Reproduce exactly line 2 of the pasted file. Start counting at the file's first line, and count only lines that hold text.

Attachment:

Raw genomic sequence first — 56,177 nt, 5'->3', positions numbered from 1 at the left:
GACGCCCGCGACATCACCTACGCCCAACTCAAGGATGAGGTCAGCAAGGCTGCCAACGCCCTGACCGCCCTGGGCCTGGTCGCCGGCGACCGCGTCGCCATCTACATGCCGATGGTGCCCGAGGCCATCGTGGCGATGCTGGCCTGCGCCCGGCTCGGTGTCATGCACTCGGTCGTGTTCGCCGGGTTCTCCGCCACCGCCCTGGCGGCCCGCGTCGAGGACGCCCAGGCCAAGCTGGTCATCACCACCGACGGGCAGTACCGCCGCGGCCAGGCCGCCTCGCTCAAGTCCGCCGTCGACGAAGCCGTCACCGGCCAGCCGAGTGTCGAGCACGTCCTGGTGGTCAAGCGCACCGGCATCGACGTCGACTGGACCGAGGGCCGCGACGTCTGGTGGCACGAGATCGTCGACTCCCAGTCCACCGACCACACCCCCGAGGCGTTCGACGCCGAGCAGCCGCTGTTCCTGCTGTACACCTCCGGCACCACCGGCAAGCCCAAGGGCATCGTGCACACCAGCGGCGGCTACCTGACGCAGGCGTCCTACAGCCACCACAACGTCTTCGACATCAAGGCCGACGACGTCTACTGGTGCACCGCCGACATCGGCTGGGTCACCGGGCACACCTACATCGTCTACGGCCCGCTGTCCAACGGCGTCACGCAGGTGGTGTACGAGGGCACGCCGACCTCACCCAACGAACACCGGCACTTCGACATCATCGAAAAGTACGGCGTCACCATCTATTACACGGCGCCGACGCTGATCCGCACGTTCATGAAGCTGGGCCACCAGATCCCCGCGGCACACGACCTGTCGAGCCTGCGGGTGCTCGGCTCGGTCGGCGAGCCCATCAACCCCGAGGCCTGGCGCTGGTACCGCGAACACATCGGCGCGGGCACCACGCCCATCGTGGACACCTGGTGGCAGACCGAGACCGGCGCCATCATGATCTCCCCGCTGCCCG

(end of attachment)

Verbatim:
GACGCCCGCGACATCACCTACGCCCAACTCAAGGATGAGGTCAGCAAGGCTGCCAACGCCCTGACCGCCCTGGGCCTGGTCGCCGGCGACCGCGTCGCCATCTACATGCCGATGGTGCCCGAGGCCATCGTGGCGATGCTGGCCTGCGCCCGGCTCGGTGTCATGCACTCGGTCGTGTTCGCCGGGTTCTCCGCCACCGCCCTGGCGGCCCGCGTCGAGGACGCCCAGGCCAAGCTGGTCATCACCACCGACGGGCAGTACCGCCGCGGCCAGGCCGCCTCGCTCAAGTCCGCCGTCGACGAAGCCGTCACCGGCCAGCCGAGTGTCGAGCACGTCCTGGTGGTCAAGCGCACCGGCATCGACGTCGACTGGACCGAGGGCCGCGACGTCTGGTGGCACGAGATCGTCGACTCCCAGTCCACCGACCACACCCCCGAGGCGTTCGACGCCGAGCAGCCGCTGTTCCTGCTGTACACCTCCGGCACCACCGGCAAGCCCAAGGGCATCGTGCACACCAGCGGCGGCTACCTGACGCAGGCGTCCTACAGCCACCACAACGTCTTCGACATCAAGGCCGACGACGTCTACTGGTGCACCGCCGACATCGGCTGGGTCACCGGGCACACCTACATCGTCTACGGCCCGCTGTCCAACGGCGTCACGCAGGTGGTGTACGAGGGCACGCCGACCTCACCCAACGAACACCGGCACTTCGACATCATCGAAAAGTACGGCGTCACCATCTATTACACGGCGCCGACGCTGATCCGCACGTTCATGAAGCTGGGCCACCAGATCCCCGCGGCACACGACCTGTCGAGCCTGCGGGTGCTCGGCTCGGTCGGCGAGCCCATCAACCCCGAGGCCTGGCGCTGGTACCGCGAACACATCGGCGCGGGCACCACGCCCATCGTGGACACCTGGTGGCAGACCGAGACCGGCGCCATCATGATCTCCCCGCTGCCCG